SIGN-BOARD, strictly a board placed or hung before any building to designate its character. The French enseigne in- dicates its essential connexion with what is known in English as a flag (q.v.), and in France banners not infrequently took the place of sign-boards in the middle ages. Sign-boards, however, are best known in the shape of painted or carved advertisements for shops, inns, &c, they are in fact one of various emblematic methods used from time immemorial for publicly calling atten- tion to the place to which they refer. The ancient Egyptians and Greeks are known to have used signs, and many Roman examples are preserved, among them the widely-recognized bush to in- dicate a tavern, from which is derived the proverb " Good wine needs no bush." In some cases, such as the bush, or the three balls of pawnbrokers, certain signs became identified with certain trades, but apart from these the emblems employed by traders — evolving often into trade-marks — may in great part be grouped according to their various origins. Thus, at an early period the cross or other sign of a religious character was used to attract Christians, whereas the sign of the sun or the moon would serve the same purpose for pagans. Later, the adaptation of the coats of arms or badges of noble families became common ; these would be described by the people without consideration of the language of heraldry, and thus such signs as the Red Lion, the Green Dragon, &c, have become familiar. Another class of sign was that which exhibited merely persons employed in the various trades, or objects typical of them, but in large towns where many practised the same trade, and especially, as was often the case, where these congregated mainly in the same street, such signs did not provide sufficient distinction. Thus a variety of devices came into existence — sometimes the trader used a rebus on his own name (e.g. two cocks for the name of Cox) ; sometimes he adopted any figure of an animal or other object, or portrait of a well-known person, which he considered likely to attract attention. Finally we have the common associa- tion of two heterogeneous objects, which (apart from those representing a rebus) were in some cases merely a whimsical combination, but in others arose from a popular misconception of the sign itself (e.g. the combination of the " leg and star " may have originated in a representation of the insignia of the garter), or from corruption in popular speech (e.g. the com- bination " goat and compasses " is said by some to be a corrup- tion of " God encompasses "). Whereas the use of signs was generally optional, publicans were on a different footing from other traders in this respect. As early as the 14th century there was a law in England compelling them to exhibit signs, for in 1393 the prosecution of a publican for not doing so is recorded. In France edicts were directed to the same end in 1567 and 1577. Since the object of sign-boards was to attract the public, they were often of an elaborate character. Not only were the signs themselves large and sometimes of great artistic merit (especially in the 16th and 17th centuries, when they reached their greatest vogue) but the posts or metal supports protruding from the houses over the street, from which the signs were swung, were often elaborately worked, and many beautiful examples of wrought -iron supports survive both in England and on the Continent. The signs were a prominent feature of the streets of London at this period. But here and in other large towns they became a danger and a nuisance in the narrow ways. Already in 1669 a royal order had been directed in France against the excessive size of sign-boards and their projection too far over the streets. In Paris in 1761 and in London about 1762-1773 laws were introduced which gradually compelled sign-boards to be removed or fixed flat against the wall. For the most part they only survived in connexion with inns, for which some of the greatest artists of the time painted sign-boards, usually representing the name of the inn. With the gradual abolition of sign-boards the numbering of houses began to be introduced in the 18th century in London. It had been attempted in Paris as early as 151 2, and had become almost universal by the close of the 18th century, though not enforced until 1805. It appears to have been first introduced into London early in the 18th century. Pending this development, houses which carried on trade at night (e.g. coffee houses, &c.) had various specific arrange- ments of lights, and these still survive to some extent, as in the case of doctors' dispensaries and chemists' shops.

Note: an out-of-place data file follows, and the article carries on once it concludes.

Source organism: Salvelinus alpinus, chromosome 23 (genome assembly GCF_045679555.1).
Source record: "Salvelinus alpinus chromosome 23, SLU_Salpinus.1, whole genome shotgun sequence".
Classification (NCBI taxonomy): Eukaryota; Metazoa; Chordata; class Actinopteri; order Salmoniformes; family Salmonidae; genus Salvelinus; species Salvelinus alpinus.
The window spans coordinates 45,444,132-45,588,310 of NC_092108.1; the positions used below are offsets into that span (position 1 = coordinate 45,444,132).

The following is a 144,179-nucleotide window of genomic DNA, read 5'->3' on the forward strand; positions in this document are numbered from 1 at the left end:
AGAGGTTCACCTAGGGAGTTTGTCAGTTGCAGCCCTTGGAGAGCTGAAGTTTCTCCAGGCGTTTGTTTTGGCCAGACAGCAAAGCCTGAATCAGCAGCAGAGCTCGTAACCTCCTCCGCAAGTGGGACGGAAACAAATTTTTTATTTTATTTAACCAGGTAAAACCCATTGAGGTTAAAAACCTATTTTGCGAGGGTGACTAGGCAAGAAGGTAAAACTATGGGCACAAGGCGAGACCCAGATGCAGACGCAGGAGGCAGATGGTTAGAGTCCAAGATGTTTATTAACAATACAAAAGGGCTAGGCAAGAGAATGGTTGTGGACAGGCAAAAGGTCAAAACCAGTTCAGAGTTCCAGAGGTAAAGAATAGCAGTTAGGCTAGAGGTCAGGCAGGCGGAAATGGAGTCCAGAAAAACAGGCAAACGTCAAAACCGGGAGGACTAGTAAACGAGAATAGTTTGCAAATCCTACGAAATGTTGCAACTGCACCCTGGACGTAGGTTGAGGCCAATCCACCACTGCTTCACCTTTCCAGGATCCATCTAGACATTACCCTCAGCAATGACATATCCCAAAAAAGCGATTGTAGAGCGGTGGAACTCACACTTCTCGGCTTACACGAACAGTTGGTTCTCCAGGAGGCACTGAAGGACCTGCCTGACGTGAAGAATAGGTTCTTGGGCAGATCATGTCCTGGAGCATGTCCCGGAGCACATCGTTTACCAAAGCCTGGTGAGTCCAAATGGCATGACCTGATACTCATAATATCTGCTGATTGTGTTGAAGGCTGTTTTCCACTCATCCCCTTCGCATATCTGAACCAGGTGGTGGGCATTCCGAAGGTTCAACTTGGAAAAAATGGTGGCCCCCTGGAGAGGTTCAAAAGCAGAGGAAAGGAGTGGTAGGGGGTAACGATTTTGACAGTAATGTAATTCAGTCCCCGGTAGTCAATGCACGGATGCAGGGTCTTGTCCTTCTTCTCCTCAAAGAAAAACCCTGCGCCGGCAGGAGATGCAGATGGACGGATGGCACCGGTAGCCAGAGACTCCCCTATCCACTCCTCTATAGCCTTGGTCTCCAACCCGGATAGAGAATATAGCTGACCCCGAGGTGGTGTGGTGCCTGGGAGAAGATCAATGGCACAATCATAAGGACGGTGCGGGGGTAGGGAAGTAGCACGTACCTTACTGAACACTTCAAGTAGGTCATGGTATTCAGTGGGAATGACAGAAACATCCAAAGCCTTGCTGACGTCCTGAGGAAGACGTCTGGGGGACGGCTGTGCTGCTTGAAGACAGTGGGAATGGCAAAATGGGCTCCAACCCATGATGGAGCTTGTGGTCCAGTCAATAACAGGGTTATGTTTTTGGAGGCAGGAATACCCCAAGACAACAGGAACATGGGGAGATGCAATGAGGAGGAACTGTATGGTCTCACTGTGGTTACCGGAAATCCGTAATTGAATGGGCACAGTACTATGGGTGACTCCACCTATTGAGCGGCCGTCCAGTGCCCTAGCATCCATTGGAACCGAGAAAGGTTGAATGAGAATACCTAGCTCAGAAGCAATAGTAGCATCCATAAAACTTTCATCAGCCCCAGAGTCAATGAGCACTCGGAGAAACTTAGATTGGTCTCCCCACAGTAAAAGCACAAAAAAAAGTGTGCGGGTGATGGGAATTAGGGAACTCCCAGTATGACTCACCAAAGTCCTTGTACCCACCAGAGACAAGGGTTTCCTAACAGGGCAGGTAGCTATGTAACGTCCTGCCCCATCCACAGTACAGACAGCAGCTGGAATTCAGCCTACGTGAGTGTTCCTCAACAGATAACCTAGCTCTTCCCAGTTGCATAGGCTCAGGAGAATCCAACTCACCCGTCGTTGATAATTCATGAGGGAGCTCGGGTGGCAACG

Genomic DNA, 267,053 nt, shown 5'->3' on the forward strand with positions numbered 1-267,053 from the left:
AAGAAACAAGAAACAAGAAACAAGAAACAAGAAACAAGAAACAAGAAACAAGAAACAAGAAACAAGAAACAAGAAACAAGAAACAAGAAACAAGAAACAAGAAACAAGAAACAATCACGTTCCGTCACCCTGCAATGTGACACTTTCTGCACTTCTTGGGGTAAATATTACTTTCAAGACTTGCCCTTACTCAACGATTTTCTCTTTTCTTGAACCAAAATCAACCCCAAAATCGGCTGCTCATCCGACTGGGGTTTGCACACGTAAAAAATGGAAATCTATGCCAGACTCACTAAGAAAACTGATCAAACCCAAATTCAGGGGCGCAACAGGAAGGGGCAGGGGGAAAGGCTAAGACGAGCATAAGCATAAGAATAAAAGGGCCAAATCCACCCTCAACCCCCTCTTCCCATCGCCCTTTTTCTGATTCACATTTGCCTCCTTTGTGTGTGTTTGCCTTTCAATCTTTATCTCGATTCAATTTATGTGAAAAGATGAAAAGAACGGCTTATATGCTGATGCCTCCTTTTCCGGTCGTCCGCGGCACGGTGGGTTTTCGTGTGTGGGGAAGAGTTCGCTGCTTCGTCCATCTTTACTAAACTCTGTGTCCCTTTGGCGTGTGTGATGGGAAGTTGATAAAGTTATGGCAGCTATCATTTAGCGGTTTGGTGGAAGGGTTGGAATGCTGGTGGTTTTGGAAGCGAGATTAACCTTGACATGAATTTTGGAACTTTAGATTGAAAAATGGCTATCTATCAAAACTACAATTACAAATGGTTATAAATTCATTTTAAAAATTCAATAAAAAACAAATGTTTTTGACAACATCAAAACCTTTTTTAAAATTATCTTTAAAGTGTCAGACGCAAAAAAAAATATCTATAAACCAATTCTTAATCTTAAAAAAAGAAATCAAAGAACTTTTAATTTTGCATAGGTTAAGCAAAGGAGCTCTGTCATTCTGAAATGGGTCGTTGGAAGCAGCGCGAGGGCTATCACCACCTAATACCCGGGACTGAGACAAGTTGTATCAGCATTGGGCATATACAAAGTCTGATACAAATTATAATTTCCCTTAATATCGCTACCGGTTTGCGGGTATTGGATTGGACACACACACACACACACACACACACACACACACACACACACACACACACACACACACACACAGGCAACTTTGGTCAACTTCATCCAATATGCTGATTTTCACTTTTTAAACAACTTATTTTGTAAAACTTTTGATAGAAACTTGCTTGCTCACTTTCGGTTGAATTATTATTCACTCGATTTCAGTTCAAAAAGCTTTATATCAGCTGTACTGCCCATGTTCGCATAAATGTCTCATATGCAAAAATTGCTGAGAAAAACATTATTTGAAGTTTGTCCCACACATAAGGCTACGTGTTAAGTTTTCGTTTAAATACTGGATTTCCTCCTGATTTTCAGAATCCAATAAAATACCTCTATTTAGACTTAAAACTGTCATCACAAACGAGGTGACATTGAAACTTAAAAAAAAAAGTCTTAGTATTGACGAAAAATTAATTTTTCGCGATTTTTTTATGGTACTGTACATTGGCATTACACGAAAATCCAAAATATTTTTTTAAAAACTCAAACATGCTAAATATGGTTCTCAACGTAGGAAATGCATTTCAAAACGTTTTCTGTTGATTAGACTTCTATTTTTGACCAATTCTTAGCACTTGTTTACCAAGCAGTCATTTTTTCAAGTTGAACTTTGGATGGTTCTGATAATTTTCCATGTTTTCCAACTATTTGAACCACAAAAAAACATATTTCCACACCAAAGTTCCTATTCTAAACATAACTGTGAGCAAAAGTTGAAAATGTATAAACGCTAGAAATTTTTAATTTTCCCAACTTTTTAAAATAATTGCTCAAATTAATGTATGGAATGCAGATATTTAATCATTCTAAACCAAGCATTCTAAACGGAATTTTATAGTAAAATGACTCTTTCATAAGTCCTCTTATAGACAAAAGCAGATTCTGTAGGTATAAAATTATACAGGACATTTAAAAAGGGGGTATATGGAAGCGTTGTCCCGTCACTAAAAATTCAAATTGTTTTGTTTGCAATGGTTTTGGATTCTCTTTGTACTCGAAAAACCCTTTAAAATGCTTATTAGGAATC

See Jacob Larwood and John Camden Hotten, History of Sign-boards (London, 1866).